55When it was almost time for the Jewish Passover, many went up from the country to Jerusalem for their ceremonial cleansing before the Passover. 56They kept looking for Jesus, and as they stood in the temple area they asked one another, "What do you think? Isn't he coming to the Feast at all?" 57But the chief priests and Pharisees had given orders that if anyone found out where Jesus was, he should report it so that they might arrest him. (NIV)
We have reached a point in the Gospel of John that is a few weeks before Jesus enters Jerusalem on Palm Sunday. John’s Gospel spends the greatest portion of its Gospel on the last week of Jesus’ life than the other three Gospels. The last week is prominent in all four Gospels.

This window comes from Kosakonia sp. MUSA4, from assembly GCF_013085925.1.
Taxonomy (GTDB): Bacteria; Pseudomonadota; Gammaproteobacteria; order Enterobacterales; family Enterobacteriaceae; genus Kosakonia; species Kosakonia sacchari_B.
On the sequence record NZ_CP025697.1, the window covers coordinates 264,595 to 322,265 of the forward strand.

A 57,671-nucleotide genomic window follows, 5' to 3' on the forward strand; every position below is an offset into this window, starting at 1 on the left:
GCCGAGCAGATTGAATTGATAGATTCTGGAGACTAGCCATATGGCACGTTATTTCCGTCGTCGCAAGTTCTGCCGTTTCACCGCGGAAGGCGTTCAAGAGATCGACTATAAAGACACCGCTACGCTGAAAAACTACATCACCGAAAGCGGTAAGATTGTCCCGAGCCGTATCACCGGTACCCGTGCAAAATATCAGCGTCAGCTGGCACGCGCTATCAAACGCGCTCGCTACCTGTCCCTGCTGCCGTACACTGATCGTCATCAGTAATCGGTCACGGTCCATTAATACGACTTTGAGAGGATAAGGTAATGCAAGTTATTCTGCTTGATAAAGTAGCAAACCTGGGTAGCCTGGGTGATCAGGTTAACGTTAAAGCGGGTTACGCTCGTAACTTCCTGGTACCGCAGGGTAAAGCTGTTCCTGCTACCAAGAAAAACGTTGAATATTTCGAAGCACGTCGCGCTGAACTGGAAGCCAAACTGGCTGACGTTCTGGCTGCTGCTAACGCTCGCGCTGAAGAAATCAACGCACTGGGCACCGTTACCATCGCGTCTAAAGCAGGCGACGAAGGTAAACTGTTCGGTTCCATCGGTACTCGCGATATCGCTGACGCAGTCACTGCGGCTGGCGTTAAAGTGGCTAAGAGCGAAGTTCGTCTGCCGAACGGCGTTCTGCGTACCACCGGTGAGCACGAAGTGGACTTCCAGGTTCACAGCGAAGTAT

So we have this story about Lazarus’ death. In chapter 10, we read that as Jesus taught, the people wanted to stone him to death. That is the reason for verse 8 where the disciples protest about going back.
But this story is to have Jesus plainly say that he is the Messiah, the Christ. There is no beating around the bush. And the story is one of death and resurrection. And what I love about this story is the reaction of Martha and Mary to Jesus not being there at the time of Lazarus’ death. There is real hurt and real pain. They both confront Jesus with the words, “If you had been here.” The unsaid words spoken are “where were you in my time of trial?” These are words we all speak at some time in our lives.
Then there is Jesus telling Martha that Lazarus will rise from the dead. You can almost her Martha reciting words she has heard before. Speaking them as she is trying to believe them. “Yes, I know he will rise again at the last day.” Martha and Mary speak our words at times. We hear the promises and we believe the promises. But they sometimes seem so far away – at the last day.